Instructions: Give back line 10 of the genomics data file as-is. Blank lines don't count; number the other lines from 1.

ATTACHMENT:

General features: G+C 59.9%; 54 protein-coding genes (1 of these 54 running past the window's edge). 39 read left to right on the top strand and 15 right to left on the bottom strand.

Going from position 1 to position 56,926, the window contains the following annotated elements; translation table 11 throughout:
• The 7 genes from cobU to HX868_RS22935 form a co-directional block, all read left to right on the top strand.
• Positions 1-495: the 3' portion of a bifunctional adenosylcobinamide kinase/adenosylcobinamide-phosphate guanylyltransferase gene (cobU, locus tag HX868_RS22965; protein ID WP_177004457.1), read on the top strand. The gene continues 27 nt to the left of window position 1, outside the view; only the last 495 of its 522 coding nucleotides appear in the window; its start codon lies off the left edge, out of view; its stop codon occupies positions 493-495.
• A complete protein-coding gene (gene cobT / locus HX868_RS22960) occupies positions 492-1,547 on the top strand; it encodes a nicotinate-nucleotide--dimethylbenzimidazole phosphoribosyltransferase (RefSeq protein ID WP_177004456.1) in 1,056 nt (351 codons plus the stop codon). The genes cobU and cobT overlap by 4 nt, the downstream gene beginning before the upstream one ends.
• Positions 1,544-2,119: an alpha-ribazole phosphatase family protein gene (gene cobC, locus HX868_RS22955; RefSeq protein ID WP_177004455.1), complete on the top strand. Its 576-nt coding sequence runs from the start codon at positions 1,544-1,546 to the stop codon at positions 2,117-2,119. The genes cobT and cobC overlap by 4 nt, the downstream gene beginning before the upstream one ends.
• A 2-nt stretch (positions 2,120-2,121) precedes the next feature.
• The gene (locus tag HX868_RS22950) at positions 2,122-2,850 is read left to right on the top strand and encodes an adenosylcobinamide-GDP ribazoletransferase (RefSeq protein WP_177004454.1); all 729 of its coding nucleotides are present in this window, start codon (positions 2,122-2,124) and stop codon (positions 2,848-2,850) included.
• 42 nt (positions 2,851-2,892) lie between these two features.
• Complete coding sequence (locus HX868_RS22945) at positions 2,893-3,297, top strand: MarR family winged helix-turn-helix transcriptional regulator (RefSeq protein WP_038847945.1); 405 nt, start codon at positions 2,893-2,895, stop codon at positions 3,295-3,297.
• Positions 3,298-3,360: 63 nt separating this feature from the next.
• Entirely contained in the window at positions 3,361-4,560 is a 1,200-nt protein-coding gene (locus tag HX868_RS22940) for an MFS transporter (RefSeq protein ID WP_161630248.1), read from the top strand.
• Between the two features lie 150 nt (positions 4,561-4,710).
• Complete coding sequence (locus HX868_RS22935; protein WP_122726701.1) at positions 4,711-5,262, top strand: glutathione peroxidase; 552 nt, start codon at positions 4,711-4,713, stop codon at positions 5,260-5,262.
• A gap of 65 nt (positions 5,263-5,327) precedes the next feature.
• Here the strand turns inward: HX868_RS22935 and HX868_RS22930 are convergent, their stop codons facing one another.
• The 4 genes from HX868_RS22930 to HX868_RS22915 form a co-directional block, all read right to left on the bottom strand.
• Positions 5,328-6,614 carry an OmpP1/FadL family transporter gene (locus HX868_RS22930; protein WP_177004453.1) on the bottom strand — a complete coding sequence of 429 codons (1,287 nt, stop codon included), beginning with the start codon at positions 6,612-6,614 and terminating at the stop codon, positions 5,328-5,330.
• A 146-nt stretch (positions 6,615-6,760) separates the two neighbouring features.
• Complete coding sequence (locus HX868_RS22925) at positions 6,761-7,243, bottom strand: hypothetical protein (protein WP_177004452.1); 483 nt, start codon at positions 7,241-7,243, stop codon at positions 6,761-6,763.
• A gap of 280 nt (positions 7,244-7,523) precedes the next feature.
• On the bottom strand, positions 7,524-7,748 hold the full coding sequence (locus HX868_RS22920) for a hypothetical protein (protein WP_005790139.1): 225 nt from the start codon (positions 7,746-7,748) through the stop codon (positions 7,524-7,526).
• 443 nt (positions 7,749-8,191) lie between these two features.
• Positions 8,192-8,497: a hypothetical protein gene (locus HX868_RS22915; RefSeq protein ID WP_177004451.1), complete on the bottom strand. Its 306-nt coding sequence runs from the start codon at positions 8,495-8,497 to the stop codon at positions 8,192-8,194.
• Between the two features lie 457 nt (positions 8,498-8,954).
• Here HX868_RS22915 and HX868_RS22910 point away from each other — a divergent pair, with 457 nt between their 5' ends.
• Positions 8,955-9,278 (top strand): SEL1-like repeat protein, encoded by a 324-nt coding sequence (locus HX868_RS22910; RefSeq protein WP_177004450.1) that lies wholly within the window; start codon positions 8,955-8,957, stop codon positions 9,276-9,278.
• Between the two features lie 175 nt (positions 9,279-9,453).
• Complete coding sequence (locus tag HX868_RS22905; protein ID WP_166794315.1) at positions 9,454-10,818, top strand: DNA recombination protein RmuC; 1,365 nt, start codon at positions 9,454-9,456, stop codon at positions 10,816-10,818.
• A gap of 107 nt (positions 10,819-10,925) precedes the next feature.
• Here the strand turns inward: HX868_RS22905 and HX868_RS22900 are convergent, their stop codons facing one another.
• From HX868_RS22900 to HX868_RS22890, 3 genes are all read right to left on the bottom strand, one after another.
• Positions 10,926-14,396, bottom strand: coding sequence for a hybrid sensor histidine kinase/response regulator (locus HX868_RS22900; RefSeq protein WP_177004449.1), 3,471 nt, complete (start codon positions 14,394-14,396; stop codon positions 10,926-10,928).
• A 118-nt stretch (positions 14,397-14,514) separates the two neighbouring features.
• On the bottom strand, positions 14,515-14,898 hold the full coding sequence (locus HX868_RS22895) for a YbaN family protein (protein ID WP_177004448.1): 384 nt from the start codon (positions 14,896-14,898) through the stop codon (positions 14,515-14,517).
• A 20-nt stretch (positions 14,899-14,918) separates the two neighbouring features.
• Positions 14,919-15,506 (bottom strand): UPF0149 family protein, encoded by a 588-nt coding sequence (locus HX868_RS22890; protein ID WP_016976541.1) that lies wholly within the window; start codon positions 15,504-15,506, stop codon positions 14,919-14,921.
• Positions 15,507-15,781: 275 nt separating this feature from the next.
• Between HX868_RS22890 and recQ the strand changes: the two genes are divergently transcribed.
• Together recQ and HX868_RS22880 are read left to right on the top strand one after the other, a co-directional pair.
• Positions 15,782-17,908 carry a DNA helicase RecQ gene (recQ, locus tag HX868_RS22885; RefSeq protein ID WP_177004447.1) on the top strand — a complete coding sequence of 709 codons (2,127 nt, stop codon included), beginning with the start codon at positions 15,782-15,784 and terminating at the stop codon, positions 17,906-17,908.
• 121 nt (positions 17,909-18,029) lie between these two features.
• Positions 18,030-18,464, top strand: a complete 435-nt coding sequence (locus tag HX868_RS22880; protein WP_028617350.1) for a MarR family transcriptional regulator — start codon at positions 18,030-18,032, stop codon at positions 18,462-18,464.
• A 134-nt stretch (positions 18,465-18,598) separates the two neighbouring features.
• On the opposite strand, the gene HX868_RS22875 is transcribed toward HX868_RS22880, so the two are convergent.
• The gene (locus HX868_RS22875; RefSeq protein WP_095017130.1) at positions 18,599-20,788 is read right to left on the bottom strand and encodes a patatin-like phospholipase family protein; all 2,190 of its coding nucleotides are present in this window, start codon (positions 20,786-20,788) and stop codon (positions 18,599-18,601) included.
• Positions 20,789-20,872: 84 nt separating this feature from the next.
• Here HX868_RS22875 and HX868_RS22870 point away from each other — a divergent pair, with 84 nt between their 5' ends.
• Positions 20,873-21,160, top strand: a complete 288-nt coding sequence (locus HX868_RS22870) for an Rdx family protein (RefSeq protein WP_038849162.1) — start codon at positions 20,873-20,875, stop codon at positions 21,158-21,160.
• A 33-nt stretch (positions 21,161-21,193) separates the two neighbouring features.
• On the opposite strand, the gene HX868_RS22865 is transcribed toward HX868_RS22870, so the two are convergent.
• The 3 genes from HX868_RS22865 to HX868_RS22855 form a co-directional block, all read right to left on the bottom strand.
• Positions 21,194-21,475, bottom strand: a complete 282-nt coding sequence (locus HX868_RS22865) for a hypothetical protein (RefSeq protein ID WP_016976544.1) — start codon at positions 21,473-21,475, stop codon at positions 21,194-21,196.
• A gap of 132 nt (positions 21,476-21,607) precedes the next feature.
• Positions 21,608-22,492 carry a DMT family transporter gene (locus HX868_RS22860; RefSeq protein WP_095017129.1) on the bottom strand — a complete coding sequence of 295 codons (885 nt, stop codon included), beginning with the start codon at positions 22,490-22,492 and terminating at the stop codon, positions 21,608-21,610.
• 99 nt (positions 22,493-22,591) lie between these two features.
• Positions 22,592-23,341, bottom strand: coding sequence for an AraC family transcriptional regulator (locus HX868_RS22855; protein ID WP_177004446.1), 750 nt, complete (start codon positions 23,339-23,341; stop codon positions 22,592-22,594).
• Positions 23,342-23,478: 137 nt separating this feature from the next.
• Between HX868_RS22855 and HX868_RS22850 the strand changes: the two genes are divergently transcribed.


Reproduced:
• Complete coding sequence (locus HX868_RS22945) at positions 2,893-3,297, top strand: MarR family winged helix-turn-helix transcriptional regulator (RefSeq protein WP_038847945.1); 405 nt, start codon at positions 2,893-2,895, stop codon at positions 3,295-3,297.